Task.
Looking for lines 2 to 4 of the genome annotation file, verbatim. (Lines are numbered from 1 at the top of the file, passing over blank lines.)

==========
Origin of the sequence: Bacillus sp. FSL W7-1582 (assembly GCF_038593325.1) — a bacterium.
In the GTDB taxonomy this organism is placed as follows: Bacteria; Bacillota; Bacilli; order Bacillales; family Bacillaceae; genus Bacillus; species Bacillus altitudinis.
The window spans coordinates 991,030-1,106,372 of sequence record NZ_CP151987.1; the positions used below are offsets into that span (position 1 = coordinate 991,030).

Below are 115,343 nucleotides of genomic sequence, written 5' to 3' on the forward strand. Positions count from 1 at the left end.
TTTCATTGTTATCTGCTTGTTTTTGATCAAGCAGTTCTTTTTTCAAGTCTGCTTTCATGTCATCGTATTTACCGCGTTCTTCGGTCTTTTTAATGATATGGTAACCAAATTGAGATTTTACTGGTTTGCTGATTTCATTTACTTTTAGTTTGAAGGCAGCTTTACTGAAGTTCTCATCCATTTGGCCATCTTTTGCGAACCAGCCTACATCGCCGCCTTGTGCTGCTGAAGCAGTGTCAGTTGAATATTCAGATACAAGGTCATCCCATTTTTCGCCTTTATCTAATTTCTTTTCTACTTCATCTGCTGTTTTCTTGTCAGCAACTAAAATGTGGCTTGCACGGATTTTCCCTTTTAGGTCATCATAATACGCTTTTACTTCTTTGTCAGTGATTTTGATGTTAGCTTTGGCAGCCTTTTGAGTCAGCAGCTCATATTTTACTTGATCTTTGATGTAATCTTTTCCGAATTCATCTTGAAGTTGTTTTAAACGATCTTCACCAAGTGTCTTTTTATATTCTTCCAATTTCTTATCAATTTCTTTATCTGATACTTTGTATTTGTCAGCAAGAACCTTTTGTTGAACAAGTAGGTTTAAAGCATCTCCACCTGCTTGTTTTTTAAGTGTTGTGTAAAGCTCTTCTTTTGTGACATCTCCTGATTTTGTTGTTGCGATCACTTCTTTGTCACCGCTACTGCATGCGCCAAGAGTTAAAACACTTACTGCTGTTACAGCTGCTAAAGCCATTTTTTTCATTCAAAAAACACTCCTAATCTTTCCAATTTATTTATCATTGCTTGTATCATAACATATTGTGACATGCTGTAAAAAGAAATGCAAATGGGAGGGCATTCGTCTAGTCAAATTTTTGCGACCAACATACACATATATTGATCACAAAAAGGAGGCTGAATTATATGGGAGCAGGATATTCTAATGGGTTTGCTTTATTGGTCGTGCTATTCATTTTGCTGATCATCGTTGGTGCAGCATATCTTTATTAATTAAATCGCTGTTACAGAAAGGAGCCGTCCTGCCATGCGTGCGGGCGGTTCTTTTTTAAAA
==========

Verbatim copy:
In the GTDB taxonomy this organism is placed as follows: Bacteria; Bacillota; Bacilli; order Bacillales; family Bacillaceae; genus Bacillus; species Bacillus altitudinis.
The window spans coordinates 991,030-1,106,372 of sequence record NZ_CP151987.1; the positions used below are offsets into that span (position 1 = coordinate 991,030).

Below are 115,343 nucleotides of genomic sequence, written 5' to 3' on the forward strand. Positions count from 1 at the left end.